When Gary Trent Jr. was traded to the Toronto Raptors in the same deal that saw fan-favorite and expert marksman Norman Powell flipped to the Portland Trail Blazers, he knew that he had to hit the ground running to prove himself as a worthwhile replacement.
Trent might have a similar style of play to Powell, but at a much younger age of 22 and with restricted free agency coming up, Masai Ujiri clearly felt that Trent was a player who could fill Powell’s role on a slightly cheaper contract and for a longer period of time.
While his first few games in Toronto were not without some bumps, the early returns have to be pretty satisfying.
Trent averaged 16.2 points per game, better than the 15.0 points per game he was totaling in Portland alongside Damian Lillard and CJ McCollum, while making 39.5% of his shots and 35.5% of his 3-point attempts. In games he started, he averaged 17.7 points per game.
At the very least, he proved he can snipe from deep and get hot as quickly as anyone on this team. While he is hitting the market this offseason, Toronto will have the final say on his destination, and bringing him backs makes total sense.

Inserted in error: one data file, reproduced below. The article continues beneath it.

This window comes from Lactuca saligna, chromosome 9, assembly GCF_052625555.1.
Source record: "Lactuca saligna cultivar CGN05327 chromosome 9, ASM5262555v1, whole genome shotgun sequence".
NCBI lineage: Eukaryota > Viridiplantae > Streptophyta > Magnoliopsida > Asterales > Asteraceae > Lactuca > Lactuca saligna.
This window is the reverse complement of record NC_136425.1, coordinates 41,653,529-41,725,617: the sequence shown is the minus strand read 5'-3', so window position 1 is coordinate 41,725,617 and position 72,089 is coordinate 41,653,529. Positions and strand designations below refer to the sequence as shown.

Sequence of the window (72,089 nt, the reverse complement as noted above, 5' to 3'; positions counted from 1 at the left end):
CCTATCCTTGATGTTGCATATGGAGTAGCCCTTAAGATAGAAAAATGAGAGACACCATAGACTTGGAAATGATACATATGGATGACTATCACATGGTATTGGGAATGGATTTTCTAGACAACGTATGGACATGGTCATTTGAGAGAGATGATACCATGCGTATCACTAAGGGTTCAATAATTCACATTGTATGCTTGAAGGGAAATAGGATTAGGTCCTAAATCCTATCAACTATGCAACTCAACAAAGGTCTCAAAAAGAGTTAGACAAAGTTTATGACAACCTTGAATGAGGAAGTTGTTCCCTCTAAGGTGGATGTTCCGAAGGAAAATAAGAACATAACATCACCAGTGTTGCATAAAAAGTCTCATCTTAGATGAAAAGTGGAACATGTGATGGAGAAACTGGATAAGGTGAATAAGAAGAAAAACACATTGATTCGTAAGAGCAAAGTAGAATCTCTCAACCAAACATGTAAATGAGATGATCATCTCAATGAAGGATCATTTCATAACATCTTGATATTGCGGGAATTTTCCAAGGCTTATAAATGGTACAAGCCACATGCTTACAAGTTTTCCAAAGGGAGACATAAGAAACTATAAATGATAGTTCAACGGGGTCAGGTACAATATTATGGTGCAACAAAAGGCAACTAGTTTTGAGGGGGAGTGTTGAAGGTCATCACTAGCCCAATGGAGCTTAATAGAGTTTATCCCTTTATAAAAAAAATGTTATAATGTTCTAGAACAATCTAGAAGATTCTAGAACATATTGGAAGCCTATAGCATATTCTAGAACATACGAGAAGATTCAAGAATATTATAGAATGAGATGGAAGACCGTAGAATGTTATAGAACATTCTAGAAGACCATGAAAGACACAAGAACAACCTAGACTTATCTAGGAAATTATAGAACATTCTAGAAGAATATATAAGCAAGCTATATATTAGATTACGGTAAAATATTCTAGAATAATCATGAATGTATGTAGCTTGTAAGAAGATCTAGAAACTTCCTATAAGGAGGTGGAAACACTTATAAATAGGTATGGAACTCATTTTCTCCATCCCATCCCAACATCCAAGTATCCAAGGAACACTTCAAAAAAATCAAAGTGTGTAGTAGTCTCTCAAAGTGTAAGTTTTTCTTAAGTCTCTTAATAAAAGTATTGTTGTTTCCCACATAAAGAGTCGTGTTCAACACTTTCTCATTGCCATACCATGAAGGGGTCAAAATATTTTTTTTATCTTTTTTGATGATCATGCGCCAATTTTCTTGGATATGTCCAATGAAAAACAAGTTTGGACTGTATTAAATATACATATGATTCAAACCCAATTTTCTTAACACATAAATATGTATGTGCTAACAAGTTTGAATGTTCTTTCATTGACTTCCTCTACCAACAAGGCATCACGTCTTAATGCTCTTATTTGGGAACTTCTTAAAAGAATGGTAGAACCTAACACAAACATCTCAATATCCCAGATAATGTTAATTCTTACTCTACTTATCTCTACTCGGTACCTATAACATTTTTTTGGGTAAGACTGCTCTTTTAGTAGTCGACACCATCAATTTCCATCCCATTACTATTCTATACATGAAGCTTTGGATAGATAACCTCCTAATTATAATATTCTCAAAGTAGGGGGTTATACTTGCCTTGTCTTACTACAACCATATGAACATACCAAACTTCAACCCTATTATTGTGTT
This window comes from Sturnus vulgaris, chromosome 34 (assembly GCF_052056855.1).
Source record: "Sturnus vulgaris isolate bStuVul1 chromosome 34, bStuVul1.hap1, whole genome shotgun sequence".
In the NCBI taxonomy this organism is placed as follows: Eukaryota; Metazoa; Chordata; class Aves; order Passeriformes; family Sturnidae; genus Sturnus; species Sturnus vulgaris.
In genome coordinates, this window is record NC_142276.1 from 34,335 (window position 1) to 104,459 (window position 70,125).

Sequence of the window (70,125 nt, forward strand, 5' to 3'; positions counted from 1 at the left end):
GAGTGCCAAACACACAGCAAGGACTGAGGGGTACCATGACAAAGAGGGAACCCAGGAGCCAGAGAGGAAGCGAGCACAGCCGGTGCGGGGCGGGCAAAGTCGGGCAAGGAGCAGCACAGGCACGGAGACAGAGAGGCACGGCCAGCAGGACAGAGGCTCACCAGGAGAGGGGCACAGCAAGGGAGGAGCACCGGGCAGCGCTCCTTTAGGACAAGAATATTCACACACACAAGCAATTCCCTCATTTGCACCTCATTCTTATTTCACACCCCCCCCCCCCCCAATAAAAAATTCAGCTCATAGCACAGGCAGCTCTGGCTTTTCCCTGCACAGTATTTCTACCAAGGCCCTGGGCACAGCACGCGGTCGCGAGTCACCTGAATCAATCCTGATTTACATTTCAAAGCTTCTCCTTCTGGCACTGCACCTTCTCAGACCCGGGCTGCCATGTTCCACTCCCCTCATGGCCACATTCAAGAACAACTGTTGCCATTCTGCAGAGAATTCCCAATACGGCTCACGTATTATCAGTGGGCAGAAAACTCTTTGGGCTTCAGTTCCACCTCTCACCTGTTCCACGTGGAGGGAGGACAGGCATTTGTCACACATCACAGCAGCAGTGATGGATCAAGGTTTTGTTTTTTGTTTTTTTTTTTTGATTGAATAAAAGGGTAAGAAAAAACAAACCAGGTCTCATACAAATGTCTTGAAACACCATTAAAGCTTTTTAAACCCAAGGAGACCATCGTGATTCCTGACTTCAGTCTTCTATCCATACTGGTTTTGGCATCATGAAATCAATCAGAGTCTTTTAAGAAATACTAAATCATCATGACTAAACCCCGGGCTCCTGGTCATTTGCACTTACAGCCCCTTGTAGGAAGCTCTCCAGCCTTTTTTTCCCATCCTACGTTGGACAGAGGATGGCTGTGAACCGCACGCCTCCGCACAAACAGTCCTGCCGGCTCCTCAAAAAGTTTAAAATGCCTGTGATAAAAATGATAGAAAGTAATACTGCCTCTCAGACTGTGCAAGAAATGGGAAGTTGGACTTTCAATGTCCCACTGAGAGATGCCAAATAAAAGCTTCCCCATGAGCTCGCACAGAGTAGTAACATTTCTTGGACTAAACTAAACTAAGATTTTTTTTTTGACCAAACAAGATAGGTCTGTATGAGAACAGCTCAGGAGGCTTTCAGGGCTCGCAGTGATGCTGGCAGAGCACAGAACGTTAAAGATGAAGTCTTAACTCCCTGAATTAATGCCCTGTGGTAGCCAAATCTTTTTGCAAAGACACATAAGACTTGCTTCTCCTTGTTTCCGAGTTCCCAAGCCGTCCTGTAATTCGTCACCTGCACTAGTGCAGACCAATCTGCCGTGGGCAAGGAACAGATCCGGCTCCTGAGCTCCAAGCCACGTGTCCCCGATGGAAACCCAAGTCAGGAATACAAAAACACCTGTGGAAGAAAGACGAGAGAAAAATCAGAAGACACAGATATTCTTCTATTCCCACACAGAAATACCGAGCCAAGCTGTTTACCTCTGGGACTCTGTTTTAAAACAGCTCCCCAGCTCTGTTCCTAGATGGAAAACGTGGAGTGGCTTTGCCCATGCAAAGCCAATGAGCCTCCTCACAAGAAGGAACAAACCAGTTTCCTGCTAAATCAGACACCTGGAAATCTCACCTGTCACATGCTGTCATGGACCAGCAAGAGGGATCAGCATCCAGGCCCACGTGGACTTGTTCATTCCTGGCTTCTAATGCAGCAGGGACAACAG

Did his 2020-21 stint give them confidence he will continue his upward ascension?
How did Gary Trent Jr. perform with the Toronto Raptors?
Trent, who scored at least 20 in 6 of his 17 games, not only set his new career-high in points on two separate occasions, but his 44-point outburst on 15-17 shooting against the Cleveland Cavaliers match a scoring/efficiency combination that only one player has reached since the great Jerry West did it in 1967.
The former Duke stud and son of a former Toronto Raptor also showed off that ever-important clutch gene, draining a buzzer-beater to defeat the Washington Wizards. Irrespective of how blame is divided, the Raptors weren’t amazing in crunch time, but Trent’s display against Washington might be enough to make him a go-to option late.
Trent has the potential to be a great 3-and-D wing, but the defense still needs to improve over the offseason. Cleaning the Glass (subscription required) showed that the Raptors allowed 7.4 points per 100 possessions more when Trent was on the court. FiveThirtyEight’s RAPTOR stat backs this assertion up.
At the very least, he shows the required effort and tenacity to become a plus defender during the game, so the Raptors can take solace in that.
Trent will need to work on turning defense into a positive, but there is a ton to like about his game, and he proved that his ability to go supernova at the flick of a switch can make him a cornerstone. If he keeps developing, Trent could make the Raptors the clear winner of the Powell trade.